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Patricia Pyke Boise State University

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Patricia A. Pyke is Director of the STEM Station, a university-level science, technology, engineering, and mathematics (STEM) research and education initiative at Boise State University. She earned a B.S.E. degree in mechanical engineering from Duke University and a master’s degree in journalism from the University of California, Berkeley.

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Heidi Reeder Boise State University

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Heidi Reeder is a social scientist whose research interests include gender, communication, and pedagogy. Her articles have been published in top communication and social psychology journals including Sex Roles, Communication Monographs, and the Journal of Social and Personal Relationships. She is also an online contributor to Psychology Today. She earned a B.S. in communication from the University of Oregon, an M.A. in communication from Stanford University, and a Ph.D. in communication from Arizona State University. In 2007, she was selected as the Carnegie Foundation’s Idaho Professor of the Year. Over the years, she has studied theatre and performance, including courses in London and Los Angeles, and has played a leading role in more than 20 theatrical productions.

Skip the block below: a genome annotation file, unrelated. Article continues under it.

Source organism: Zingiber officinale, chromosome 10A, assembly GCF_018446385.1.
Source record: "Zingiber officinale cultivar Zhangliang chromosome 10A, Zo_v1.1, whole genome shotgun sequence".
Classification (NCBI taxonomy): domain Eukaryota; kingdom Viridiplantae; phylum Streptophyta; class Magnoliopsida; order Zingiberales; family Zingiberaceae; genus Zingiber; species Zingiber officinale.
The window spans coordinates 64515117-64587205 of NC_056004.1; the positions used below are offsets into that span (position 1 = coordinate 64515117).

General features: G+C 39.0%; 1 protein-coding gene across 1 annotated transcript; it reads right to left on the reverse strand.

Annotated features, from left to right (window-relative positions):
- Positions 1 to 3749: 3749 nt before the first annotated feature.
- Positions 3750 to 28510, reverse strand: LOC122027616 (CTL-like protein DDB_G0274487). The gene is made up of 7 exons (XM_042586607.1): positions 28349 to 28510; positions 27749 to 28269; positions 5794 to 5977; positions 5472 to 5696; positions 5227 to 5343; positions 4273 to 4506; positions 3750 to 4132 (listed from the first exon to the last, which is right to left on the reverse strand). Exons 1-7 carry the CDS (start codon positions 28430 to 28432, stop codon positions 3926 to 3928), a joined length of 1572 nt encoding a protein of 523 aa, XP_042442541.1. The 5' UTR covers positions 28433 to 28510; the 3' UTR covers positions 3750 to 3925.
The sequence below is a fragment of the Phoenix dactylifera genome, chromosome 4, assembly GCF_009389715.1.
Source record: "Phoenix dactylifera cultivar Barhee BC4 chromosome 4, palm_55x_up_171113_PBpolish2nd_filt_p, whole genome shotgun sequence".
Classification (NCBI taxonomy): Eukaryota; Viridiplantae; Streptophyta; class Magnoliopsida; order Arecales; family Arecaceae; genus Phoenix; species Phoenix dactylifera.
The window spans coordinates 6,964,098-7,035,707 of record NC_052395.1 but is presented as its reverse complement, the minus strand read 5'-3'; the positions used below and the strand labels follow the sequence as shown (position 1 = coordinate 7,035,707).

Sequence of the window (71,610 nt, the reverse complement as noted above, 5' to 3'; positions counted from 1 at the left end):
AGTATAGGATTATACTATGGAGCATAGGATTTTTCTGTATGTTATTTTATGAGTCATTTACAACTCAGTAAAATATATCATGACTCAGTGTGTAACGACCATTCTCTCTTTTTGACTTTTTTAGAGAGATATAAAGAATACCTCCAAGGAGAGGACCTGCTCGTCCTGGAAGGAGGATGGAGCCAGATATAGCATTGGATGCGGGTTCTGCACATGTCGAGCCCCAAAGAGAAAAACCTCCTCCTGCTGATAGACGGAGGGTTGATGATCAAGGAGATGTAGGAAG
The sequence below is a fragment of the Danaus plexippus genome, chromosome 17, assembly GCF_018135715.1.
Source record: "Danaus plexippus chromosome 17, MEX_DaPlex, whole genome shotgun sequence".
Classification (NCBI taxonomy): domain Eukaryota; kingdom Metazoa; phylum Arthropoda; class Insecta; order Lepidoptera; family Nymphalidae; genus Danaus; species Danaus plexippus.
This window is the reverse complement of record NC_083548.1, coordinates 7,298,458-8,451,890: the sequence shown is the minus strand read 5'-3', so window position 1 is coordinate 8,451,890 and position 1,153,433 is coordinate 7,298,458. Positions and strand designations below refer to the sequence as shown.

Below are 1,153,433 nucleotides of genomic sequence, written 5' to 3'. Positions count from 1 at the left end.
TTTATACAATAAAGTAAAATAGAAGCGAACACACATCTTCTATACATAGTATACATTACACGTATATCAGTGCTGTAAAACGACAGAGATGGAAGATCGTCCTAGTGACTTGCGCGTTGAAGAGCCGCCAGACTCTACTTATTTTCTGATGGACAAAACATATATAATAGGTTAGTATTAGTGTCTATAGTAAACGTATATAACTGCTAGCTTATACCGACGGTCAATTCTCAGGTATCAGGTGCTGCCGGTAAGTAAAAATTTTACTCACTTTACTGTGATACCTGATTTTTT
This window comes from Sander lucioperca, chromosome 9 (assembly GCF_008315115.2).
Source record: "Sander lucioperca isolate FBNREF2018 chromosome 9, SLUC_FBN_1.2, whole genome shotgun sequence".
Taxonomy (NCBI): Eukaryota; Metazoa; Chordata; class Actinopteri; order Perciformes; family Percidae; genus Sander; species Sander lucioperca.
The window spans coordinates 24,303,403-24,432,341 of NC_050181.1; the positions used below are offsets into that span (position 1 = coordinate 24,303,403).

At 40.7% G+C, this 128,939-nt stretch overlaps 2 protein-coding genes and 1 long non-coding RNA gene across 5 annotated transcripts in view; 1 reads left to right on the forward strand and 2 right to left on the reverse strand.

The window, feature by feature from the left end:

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Abstract